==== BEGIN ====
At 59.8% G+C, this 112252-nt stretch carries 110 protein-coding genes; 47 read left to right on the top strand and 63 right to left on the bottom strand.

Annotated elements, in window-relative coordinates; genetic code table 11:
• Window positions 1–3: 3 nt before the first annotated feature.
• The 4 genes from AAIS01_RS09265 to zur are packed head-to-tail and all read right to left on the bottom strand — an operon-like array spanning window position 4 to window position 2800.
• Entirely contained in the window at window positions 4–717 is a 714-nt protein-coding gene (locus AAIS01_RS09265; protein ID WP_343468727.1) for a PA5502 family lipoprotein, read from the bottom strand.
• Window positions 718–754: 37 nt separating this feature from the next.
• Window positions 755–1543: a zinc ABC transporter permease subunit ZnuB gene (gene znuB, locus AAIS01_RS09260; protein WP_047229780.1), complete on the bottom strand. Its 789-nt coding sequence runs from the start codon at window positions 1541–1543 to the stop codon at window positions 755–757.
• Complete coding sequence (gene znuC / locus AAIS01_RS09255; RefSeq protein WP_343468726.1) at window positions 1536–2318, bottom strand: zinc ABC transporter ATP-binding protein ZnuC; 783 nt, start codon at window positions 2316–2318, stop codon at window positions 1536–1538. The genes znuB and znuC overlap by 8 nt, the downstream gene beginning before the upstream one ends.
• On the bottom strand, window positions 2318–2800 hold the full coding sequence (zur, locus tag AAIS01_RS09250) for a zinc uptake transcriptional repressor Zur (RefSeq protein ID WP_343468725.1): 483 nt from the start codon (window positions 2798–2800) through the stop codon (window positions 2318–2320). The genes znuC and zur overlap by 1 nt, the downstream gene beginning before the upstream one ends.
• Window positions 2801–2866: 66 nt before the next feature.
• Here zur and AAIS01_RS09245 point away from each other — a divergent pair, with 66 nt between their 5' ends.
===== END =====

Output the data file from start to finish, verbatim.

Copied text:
At 59.8% G+C, this 112252-nt stretch carries 110 protein-coding genes; 47 read left to right on the top strand and 63 right to left on the bottom strand.

Annotated elements, in window-relative coordinates; genetic code table 11:
• Window positions 1–3: 3 nt before the first annotated feature.
• The 4 genes from AAIS01_RS09265 to zur are packed head-to-tail and all read right to left on the bottom strand — an operon-like array spanning window position 4 to window position 2800.
• Entirely contained in the window at window positions 4–717 is a 714-nt protein-coding gene (locus AAIS01_RS09265; protein ID WP_343468727.1) for a PA5502 family lipoprotein, read from the bottom strand.
• Window positions 718–754: 37 nt separating this feature from the next.
• Window positions 755–1543: a zinc ABC transporter permease subunit ZnuB gene (gene znuB, locus AAIS01_RS09260; protein WP_047229780.1), complete on the bottom strand. Its 789-nt coding sequence runs from the start codon at window positions 1541–1543 to the stop codon at window positions 755–757.
• Complete coding sequence (gene znuC / locus AAIS01_RS09255; RefSeq protein WP_343468726.1) at window positions 1536–2318, bottom strand: zinc ABC transporter ATP-binding protein ZnuC; 783 nt, start codon at window positions 2316–2318, stop codon at window positions 1536–1538. The genes znuB and znuC overlap by 8 nt, the downstream gene beginning before the upstream one ends.
• On the bottom strand, window positions 2318–2800 hold the full coding sequence (zur, locus tag AAIS01_RS09250) for a zinc uptake transcriptional repressor Zur (RefSeq protein ID WP_343468725.1): 483 nt from the start codon (window positions 2798–2800) through the stop codon (window positions 2318–2320). The genes znuC and zur overlap by 1 nt, the downstream gene beginning before the upstream one ends.
• Window positions 2801–2866: 66 nt before the next feature.
• Here zur and AAIS01_RS09245 point away from each other — a divergent pair, with 66 nt between their 5' ends.